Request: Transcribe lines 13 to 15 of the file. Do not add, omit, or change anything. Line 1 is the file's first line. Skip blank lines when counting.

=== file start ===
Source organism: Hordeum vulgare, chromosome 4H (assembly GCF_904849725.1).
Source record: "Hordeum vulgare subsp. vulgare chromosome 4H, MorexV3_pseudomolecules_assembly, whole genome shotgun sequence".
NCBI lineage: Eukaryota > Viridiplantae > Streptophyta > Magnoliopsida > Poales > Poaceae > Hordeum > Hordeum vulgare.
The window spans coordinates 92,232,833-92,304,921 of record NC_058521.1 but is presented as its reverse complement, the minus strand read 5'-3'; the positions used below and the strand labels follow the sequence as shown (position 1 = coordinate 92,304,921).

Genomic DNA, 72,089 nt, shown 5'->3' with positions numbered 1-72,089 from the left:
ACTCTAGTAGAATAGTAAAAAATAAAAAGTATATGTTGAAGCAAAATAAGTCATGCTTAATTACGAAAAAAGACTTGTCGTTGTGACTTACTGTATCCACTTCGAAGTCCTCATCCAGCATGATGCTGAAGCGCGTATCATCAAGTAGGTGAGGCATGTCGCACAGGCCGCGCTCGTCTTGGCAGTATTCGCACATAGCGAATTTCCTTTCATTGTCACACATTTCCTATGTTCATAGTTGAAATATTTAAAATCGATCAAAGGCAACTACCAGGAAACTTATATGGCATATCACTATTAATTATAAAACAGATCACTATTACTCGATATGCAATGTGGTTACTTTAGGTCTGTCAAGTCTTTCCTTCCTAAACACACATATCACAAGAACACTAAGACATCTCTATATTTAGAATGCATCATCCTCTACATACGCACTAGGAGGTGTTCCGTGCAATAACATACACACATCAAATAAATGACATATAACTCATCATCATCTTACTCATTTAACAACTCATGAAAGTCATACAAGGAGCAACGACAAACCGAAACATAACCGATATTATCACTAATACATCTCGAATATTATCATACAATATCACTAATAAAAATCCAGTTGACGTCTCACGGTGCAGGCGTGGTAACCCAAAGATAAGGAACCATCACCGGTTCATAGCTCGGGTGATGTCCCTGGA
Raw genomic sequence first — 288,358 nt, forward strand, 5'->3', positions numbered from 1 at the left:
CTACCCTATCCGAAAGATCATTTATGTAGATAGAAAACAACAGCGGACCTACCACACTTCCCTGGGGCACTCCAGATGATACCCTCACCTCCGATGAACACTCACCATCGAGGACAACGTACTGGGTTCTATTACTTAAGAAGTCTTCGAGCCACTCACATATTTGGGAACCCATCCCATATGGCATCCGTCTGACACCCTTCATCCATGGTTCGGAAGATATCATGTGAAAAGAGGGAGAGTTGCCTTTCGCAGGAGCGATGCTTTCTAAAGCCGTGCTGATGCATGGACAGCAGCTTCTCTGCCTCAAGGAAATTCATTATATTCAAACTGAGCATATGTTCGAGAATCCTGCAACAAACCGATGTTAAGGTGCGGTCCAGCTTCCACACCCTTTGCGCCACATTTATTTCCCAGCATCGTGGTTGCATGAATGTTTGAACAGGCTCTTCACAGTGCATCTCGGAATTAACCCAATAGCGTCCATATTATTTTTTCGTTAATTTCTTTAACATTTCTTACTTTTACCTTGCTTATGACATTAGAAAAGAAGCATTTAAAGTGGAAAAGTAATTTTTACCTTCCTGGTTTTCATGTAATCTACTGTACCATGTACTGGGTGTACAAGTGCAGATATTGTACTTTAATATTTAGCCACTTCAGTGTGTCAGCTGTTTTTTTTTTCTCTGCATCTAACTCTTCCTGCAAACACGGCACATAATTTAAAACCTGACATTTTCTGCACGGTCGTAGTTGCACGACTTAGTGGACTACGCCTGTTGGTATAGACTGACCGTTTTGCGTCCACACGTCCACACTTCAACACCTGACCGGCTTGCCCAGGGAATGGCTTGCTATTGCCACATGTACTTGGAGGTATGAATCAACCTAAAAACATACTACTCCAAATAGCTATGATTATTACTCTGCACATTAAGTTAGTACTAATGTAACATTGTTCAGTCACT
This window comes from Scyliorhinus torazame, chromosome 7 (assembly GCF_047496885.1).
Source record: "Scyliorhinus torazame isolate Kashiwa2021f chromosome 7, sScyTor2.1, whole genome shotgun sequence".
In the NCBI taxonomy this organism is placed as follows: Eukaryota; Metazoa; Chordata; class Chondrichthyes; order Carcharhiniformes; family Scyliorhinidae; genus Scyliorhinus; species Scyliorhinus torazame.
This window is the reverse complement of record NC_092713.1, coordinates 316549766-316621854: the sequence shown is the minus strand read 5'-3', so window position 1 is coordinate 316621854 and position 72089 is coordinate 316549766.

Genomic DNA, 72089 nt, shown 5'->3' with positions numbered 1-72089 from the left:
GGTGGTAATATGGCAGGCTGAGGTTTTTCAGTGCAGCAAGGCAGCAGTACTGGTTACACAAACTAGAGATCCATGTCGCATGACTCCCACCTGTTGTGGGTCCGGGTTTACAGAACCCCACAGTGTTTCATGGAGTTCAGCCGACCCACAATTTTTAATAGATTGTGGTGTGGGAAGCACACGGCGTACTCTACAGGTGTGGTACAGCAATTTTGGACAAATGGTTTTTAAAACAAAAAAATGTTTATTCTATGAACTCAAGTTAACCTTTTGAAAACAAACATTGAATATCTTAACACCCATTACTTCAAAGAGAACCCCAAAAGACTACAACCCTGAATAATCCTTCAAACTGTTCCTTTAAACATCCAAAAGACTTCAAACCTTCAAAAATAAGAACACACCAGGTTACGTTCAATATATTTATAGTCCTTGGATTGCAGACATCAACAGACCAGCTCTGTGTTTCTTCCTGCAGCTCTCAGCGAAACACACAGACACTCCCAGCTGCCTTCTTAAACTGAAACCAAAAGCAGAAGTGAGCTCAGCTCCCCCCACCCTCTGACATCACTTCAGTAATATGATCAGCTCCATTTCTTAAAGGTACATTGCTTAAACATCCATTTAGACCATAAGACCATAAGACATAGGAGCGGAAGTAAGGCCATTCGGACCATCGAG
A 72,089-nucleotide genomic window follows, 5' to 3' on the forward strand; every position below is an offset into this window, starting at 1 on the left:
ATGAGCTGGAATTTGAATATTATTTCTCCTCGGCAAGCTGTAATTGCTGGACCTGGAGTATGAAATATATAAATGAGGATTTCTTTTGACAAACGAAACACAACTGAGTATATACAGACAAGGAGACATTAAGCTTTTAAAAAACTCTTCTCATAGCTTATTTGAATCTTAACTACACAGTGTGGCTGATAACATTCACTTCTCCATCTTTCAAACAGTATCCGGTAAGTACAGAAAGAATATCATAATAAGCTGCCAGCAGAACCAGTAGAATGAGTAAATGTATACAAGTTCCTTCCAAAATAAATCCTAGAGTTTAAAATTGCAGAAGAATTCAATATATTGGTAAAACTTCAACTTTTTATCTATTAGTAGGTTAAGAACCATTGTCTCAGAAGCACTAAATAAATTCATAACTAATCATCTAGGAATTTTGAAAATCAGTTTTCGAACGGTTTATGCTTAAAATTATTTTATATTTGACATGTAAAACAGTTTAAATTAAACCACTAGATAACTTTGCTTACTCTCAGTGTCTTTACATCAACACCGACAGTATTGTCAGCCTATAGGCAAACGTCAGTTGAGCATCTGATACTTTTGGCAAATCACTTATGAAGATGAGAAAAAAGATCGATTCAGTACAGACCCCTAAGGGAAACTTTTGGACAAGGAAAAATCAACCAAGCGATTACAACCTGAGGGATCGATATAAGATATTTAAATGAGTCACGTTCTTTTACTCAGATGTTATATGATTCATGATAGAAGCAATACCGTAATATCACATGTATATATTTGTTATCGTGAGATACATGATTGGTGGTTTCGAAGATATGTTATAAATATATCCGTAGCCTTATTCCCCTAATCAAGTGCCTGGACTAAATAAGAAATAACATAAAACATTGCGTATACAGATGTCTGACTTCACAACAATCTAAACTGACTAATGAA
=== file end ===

Genomic DNA, 72089 nt, shown 5'->3' with positions numbered 1-72089 from the left:
GGTGGTAATATGGCAGGCTGAGGTTTTTCAGTGCAGCAAGGCAGCAGTACTGGTTACACAAACTAGAGATCCATGTCGCATGACTCCCACCTGTTGTGGGTCCGGGTTTACAGAACCCCACAGTGTTTCATGGAGTTCAGCCGACCCACAATTTTTAATAGATTGTGGTGTGGGAAGCACACGGCGTACTCTACAGGTGTGGTACAGCAATTTTGGACAAATGGTTTTTAAAACAAAAAAATGTTTATTCTATGAACTCAAGTTAACCTTTTGAAAACAAACATTGAATATCTTAACACCCATTACTTCAAAGAGAACCCCAAAAGACTACAACCCTGAATAATCCTTCAAACTGTTCCTTTAAACATCCAAAAGACTTCAAACCTTCAAAAATAAGAACACACCAGGTTACGTTCAATATATTTATAGTCCTTGGATTGCAGACATCAACAGACCAGCTCTGTGTTTCTTCCTGCAGCTCTCAGCGAAACACACAGACACTCCCAGCTGCCTTCTTAAACTGAAACCAAAAGCAGAAGTGAGCTCAGCTCCCCCCACCCTCTGACATCACTTCAGTAATATGATCAGCTCCATTTCTTAAAGGTACATTGCTTAAACATCCATTTAGACCATAAGACCATAAGACATAGGAGCGGAAGTAAGGCCATTCGGACCATCGAG
A 72,089-nucleotide genomic window follows, 5' to 3' on the forward strand; every position below is an offset into this window, starting at 1 on the left: